Blue Jays: The Charlie Montoyo critics are quiet so far
We’re only 19 games into the regular season schedule, but so far Charlie Montoyo and the Blue Jays are off to a great start. As a result, critics of the third year bench boss have been pretty quiet so far.
Not only is the 12-7 start to the season encouraging, but the Blue Jays have gotten off on the right foot despite missing some key pieces to their roster. Teoscar Hernandez and Danny Jansen are on the Injured List dealing with oblique injuries, Hyun Jin Ryu with left forearm inflammation, and Cavan Biggio on the Covid-19 IL. They’ve also yet to see Nate Pearson on the big league roster, as he started the season on the IL because of a case of mono.
In addition to the injuries, the Blue Jays have seen a few of their star players get off to a tepid start to the year. That was the case for Biggio before he hit the IL, and it’s largely been the same for Bo Bichette as well, who has yet to find his groove at the plate. They’ve been getting solid contributioins from the likes of Vladimir Guerrero Jr., George Springer, and Lourdes Gurriel Jr., but many of the other regulars have yet to get going.
Despite all of this, the Blue Jays are still finding a way to win at an above-average clip, and doing so while playing some important competition. To begin the year they took two out of three from the Rangers, and then split a four game set with the Yankees. Since then they’ve won two out of three from each of the A’s, Red Sox, and Astros, and they’re up 2-1 in a four-game series with the Red Sox back in Boston. Even if they drop the series finale on Thursday, the Blue Jays will still have yet to lose a series so far in the opening month.
I have to admit that I’m shocked to say this, but I would have to give the largest share of the credit to the bullpen. It’s a group that has been heavily relied upon after a short Spring Training schedule, and some shorter outings from their starters through their first few turns through the rotation have necessitated it, but so far the relief corps have answered the call. Obviously we’ll give a tip of the cap here to the staff itself, and also to pitching coach Pete Walker, but Montoyo is ultimately responsible for the way his relievers are deployed, and so far he’s done an excellent job of using his weapons at the right time.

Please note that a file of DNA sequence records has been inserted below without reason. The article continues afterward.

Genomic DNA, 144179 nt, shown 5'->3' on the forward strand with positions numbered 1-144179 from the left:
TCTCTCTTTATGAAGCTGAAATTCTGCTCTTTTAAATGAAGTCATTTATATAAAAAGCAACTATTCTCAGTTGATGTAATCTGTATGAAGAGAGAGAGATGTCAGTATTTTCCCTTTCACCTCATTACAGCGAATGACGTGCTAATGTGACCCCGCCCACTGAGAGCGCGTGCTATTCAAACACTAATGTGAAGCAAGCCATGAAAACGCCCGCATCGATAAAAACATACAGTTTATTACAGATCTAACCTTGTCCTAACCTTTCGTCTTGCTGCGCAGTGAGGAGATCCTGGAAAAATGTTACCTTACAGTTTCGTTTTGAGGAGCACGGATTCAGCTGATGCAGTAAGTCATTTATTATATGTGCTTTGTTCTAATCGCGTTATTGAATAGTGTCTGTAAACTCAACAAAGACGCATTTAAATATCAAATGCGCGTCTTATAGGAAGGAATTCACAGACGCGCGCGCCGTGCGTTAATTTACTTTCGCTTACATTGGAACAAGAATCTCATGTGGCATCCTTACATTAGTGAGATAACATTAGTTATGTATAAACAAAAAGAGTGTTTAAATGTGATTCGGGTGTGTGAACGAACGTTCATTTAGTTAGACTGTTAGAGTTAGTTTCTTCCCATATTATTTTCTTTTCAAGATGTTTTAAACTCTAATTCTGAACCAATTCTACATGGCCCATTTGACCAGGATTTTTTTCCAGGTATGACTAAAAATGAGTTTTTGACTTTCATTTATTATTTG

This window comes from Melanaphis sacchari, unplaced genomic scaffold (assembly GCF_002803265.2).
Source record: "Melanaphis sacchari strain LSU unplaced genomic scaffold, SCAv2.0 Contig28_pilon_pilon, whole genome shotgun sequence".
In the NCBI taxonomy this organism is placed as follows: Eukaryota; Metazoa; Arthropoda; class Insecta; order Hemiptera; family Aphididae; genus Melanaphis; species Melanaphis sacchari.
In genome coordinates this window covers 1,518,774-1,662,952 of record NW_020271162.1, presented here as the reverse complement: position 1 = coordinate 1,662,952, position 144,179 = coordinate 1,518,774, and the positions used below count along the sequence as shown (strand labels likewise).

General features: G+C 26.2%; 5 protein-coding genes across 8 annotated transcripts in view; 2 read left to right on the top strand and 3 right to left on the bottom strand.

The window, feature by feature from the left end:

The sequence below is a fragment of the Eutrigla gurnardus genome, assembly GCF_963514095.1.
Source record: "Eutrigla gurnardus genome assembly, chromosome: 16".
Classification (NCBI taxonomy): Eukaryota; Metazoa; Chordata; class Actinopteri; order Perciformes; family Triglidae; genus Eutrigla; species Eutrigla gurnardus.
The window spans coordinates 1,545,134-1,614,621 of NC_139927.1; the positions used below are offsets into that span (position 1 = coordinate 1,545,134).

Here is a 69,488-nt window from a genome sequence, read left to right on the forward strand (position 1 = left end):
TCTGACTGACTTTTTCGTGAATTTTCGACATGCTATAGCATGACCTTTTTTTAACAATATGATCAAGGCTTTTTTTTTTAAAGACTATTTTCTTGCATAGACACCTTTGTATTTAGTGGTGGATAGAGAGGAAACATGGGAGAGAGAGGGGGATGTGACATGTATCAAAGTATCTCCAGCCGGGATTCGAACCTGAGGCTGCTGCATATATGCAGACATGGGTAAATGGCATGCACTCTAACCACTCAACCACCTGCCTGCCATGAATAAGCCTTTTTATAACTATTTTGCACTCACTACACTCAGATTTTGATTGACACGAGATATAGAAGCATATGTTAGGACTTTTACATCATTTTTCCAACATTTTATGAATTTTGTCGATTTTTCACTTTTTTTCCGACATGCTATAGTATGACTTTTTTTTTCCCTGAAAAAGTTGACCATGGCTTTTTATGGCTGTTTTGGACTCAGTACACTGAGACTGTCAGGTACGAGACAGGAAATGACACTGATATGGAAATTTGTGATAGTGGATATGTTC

What we don’t know yet is whether the Blue Jays have leaned too heavily on their bullpen so far, which is what happened after some early success for the relievers in the 2021 season. Hopefully this won’t a repeat of the same scenario, but this time around the Jays have a lot more depth to work with. In a lot of ways it looks like the front office has learned from how last season went down in the bullpen, and they’re better prepared to handle injuries this season.
That will make Montoyo’s job a little easier of course, and so will better health for the hitters that make out the ideal Blue Jays lineup. In the meantime, Montoyo has turned to guys like Zack Collins and to a lesser extent, Santiago Espinal, who have both been key contributors in the early going. Part of that opportunity was born out of necessity, but the skipper has shown plenty of faith in his role players, especially Collins, who has routinely hit fourth or fifth in the lineup lately to help break up the righties.
It’s way too early to make a definitive statement about Montoyo’s work, but I will say that it’s been so far so good, especially when you step back and look at the bigger picture. It’s hard not to get excited about what the Blue Jays can do once they get their roster healthy and together again, and also against weaker competition. At a time that things could certainly be going a lot worse, Montoyo and the Jays are more than holding their own.